Anna Georgette Gilford, a 35-year old IT Recruitment firm runner, has been labelled as ‘grotesque’ and ‘diabolical’ by the likes of Piers Morgan, and has broken through the barriers of the British media to be at the forefront of viewer’s eyes and ears every weekend. Anna, whose alter-ego is the infamous Honey G – currently competing in this year’s X Factor competition – has divided opinion with her old-school hip-hop imitations which essentially come off like a parody music act.
A parody is essentially an exaggerated, twisted, and preposterous imitation of a particular genre, often attempting to criticise yet sound like the subject of the performers choice and is often comic, blurring distinctions between the progressive and the conservative (Williams, 2011). The parody, often or not, is a protest against a particular genre of music, a statement of creative free will or genre resentment. However, with the popularisation of Honey G through her mimicking of the subculture and genre of late 80’s/early 90’s West Coast hip-hop, I would argue that she is merely reaffirming Adorno’s (1990:306) suggestion that popular music is standardised, particularly when the attempt is made to circumvent standardisation, which Honey G does each week with her covers of famous rap songs, which she often freestyles her own bars within.
Honey G’s parody of old-school hip-hop is operating in a British culture currently interested in Grime music – landmark artist Skepta won the prestigious Mercury Prize earlier this year – and is essentially using her new-found platform to style-surf between the new and the old, allowing her to re-interpret and negate various levels of authenticity (Berzano & Genova, 2015).
Whilst Morgan (2005) argues that women in hip-hop are striving to forge an identity and presence that is consistently feminist, progressive, and passionate, in which the scene can then become an energised space where all hip-hop artists, regardless of gender, gain membership through artistic skills, I would suggest that Honey G’s parodic nature reinforces hegemonic ideologies that suggest that misogyny within hip-hop is as alive as ever, particularly with the re-emergence of gangsta rap (Watkins, 2005) in the shape of films such as Straight Outta Compton (2015) and All Eyez On Me (2017) – which are about N.W.A. and Tupac Shakur, both major players in gangsta rap – and is therefore delaying the progressive nature femininity in hip-hop is striving to push. Amongst the various covers Honey G has performed during her time on The X Factor are records such as California Love (1995) by Tupac Shakur featuring Dr Dre and Roger Troutman and Gangsta’s Paradise (1995) by Coolio which are both classified as West Coast hip-hop and gangsta rap, genres that are seen as clearly degrading and marginalising towards woman, yet a clear trend in contemporary mainstream hip-hop (Jeffries, 2011; Brunner, 2015).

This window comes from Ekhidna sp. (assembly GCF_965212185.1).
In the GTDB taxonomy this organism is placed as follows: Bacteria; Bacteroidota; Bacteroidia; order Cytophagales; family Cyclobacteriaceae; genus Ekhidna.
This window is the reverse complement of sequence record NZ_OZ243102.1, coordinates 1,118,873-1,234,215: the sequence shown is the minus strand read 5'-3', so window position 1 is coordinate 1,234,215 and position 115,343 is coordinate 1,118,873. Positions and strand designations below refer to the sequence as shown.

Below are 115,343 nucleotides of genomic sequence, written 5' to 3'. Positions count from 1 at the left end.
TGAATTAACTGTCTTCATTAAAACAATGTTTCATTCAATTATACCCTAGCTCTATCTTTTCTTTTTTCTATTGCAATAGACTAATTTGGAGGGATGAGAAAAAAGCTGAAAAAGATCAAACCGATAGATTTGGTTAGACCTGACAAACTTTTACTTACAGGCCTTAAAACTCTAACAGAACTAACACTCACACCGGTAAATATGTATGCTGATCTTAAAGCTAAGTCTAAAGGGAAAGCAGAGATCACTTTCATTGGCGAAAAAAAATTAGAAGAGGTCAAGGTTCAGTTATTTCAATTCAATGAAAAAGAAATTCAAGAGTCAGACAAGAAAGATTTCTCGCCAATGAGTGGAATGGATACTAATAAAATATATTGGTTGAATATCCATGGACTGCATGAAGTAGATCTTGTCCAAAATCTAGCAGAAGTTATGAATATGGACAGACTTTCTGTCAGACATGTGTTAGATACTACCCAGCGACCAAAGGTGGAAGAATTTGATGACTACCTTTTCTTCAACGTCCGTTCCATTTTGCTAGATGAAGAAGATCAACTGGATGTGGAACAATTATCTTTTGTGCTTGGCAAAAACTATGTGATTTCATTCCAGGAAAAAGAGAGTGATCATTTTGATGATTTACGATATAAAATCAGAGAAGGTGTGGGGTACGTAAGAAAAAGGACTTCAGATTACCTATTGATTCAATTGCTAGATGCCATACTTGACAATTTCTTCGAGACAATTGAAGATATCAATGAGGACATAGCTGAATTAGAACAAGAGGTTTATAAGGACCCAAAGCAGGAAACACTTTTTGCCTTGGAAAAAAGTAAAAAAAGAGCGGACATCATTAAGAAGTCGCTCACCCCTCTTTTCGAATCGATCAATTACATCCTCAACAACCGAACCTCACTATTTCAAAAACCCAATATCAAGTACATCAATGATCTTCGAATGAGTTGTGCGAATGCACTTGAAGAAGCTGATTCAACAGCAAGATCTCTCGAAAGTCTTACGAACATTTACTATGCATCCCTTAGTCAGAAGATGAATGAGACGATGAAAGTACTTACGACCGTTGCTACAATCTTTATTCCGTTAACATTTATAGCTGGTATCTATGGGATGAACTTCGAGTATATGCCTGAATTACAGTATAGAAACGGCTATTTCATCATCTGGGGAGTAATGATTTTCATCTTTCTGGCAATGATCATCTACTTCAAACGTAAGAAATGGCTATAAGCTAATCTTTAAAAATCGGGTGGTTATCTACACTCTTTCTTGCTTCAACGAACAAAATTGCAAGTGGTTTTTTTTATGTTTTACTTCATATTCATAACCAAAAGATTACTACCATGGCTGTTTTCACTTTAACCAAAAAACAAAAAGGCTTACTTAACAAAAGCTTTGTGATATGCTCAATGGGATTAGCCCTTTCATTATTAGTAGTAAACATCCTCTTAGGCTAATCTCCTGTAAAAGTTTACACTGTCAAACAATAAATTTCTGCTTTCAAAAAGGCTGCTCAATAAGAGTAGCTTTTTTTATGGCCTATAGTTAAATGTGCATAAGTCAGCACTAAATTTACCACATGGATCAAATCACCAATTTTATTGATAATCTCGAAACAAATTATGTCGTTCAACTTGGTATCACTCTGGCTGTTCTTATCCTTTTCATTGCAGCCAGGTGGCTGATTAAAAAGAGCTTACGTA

Whilst Honey G’s performances are in a way reappropriating traditional hip-hop ideals and repurposing them for a contemporary white British audience, I would argue that she is instead standardising and reinforcing not only her portrayal of the hip-hop genre as music – which is often seen as a rebellious genre, rather than a standardised one – but of its hegemonic misogynistic ideals.
Adorno, T. (1990). On Popular Music. In: S. Frith and A. Goodwin, ed., On Record: Rock, Pop, and the Written Word, 1st ed. New York: Pantheon, p.306.
Berzano, L. and Genova, C. (2015). Lifestyles and Subcultures. 1st ed. New York: Routledge.
Williams, C. (2011). Gilbert and Sullivan. New York: Columbia University Press.
Brunner, J. (2015). Rap Music: Differences in Derogatory Word Use Between Mainstream and LGBTQ Artists. Undergraduate. University Of Gavle.
Jeffries, M. (2011). Thug life. 1st ed. Chicago: University of Chicago Press.
Morgan, M. (2005). Hip-Hop Women Shredding the Veil: Race and Class in Popular Feminist Identity. South Atlantic Quarterly, [online] 104(3), pp.425-444. Available at: http://saq.dukejournals.org/content/104/3/425.short [Accessed 17 Nov. 2016].
Watkins, S. (2005). Hip hop matters. 1st ed. Boston: Beacon Press.